ASX-listed iron ore miner, Strike Resources will spin out its South American lithium assets into a new company, Lithium Energy after successfully completing a $9 million IPO of 45 million shares. Lithium Energy hopes to list on the ASX later this month and will emerge from the process with a theoretical market capitalisation of about $16 million at the $0.20 IPO issue price.
The new company’s asset portfolio of former Strike projects features the Solaroz lithium project in Argentina.
Solaroz boasts 120 square kilometres of lithium mineral concessions within the Salar de Olaroz Basin in South America’s “lithium triangle” in north-west Argentina.
Strike says Solaroz sits adjacent to or predominantly surrounded by mineral concessions being developed into production by ASX and TSX-listed Orocobre Ltd and Lithium Americas Corporation.
The Salar de Olaroz Basin also hosts the producing Salar de Olaroz lithium brine operation run by Orocobre and its joint venture partner, Toyota Tsusho Corporation.
According to Strike, the Solaroz terrain is considered to be highly prospective for containing commercial quantities and concentrations of lithium-rich liquid brine.
The company says it believes the aquifer that supplies the brines being extracted by Orocobre is likely to extend under Lithium Energy’s Solaroz concessions.
Argentina has the world’s largest lithium brine resources and is currently the world’s third largest producer of lithium, after Australia and Chile.
One of the key attractions of lithium brine projects in Argentina is their low cost of production compared with hard-rock lithium projects, according to Strike.
The company says Argentinian and Chilean lithium brine projects are well recognised as being the lowest on the lithium carbonate production cost curve.
Once pumped to the surface, typically from aquifers at up to several hundred metres in depth, the lithium-rich brines are then transferred to large evaporation ponds, which simply rely on energy from the sun and local atmospheric conditions to concentrate the brine and evaporate the liquids.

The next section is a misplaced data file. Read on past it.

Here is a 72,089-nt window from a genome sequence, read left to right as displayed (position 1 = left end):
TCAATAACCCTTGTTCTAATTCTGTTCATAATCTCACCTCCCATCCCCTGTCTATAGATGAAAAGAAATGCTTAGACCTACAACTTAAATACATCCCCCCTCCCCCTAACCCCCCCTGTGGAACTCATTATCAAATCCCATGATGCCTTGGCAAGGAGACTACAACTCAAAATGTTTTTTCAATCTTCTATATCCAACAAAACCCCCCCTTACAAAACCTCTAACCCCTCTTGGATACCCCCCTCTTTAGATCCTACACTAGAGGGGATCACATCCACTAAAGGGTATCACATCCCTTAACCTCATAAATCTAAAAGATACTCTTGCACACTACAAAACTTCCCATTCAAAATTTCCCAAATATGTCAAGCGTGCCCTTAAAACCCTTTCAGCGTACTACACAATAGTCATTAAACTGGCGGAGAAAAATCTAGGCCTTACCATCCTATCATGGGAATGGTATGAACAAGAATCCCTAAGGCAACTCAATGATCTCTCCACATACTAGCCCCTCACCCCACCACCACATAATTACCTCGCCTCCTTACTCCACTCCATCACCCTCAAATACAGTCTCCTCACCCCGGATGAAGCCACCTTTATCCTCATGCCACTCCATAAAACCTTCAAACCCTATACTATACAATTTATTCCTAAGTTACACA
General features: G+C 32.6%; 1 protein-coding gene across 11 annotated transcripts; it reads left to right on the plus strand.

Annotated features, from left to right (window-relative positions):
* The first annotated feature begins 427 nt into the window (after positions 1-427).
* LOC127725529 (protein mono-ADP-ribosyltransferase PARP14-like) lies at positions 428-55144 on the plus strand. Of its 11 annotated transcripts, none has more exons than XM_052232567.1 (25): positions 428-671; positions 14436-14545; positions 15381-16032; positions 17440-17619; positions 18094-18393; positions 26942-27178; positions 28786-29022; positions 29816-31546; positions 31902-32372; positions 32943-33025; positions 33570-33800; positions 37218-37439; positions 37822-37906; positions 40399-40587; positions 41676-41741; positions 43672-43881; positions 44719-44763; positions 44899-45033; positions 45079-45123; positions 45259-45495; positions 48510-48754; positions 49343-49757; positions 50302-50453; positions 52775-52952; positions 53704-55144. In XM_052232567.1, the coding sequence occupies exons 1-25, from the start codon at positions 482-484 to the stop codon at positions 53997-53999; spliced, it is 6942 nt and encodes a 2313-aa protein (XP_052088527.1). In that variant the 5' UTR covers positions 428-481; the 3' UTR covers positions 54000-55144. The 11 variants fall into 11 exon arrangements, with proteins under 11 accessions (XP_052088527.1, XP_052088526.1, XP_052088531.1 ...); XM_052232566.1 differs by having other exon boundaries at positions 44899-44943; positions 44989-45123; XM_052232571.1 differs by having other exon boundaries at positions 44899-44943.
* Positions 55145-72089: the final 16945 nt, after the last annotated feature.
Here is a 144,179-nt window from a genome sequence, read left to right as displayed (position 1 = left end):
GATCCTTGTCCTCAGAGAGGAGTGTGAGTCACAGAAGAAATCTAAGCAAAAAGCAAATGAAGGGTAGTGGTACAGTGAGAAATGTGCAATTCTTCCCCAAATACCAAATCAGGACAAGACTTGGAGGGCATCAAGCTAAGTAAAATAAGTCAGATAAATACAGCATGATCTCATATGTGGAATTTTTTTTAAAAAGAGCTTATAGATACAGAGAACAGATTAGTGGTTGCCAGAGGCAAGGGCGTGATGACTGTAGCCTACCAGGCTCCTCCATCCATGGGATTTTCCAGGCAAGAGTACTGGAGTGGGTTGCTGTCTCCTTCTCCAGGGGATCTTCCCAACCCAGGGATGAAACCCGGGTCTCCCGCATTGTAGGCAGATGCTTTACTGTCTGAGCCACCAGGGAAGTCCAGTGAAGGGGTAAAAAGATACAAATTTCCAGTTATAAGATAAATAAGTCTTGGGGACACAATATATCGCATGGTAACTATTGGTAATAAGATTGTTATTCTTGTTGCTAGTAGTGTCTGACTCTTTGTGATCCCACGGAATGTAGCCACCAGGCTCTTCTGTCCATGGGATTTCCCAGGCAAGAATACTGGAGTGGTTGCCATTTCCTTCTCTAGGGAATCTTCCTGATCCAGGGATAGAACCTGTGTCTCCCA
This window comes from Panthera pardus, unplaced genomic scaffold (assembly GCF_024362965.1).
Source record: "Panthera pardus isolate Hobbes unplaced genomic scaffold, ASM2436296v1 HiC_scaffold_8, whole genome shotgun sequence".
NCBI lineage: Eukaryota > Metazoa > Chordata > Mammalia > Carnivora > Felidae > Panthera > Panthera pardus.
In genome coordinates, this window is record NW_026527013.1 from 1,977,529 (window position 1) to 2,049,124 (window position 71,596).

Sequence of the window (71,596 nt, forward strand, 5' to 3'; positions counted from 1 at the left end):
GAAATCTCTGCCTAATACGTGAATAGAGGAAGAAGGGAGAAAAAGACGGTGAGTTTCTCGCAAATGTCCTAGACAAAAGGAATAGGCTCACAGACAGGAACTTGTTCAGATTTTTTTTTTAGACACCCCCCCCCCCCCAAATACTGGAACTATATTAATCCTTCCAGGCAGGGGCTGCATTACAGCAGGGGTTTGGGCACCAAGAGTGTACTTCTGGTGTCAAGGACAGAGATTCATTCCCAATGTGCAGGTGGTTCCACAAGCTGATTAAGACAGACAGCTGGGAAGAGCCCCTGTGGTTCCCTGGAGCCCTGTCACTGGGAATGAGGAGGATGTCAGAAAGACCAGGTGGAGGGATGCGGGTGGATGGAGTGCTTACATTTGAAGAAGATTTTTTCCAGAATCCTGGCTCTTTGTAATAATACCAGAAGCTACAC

There are generally no tailings or toxic by-products involved and brines are generally considered to be very cost effective versus hard-rock lithium mining and refining.
Very limited rainfall combined with dry, windy conditions combine to provide the ideal environment for the brine-evaporation process, Strike says.
The company’s strategic move looks to be on the money, given recent renewed demand for lithium and mergers and acquisitions in the sector, including the planned $4 billion merger between Lithium Energy’s neighbour, Orocobre and ASX-listed Galaxy Resources.
Strike says its Lithium Energy spin-out will create a “battery minerals” outfit whose priority will be on the exploration and potential development of the Solaroz lithium project, enabling Strike to focus on its iron ore assets in the Pilbara that are nearing production in addition to its assets in Peru.
At completion of the spin-out, Strike will speak for 34.4 million Lithium Energy shares of the new company’s issued capital that will comprise 80 million shares in total, equating to a 43 per cent shareholding.
Lithium Energy will also assume ownership of Strike’s Burke high-grade graphite deposit in Queensland.
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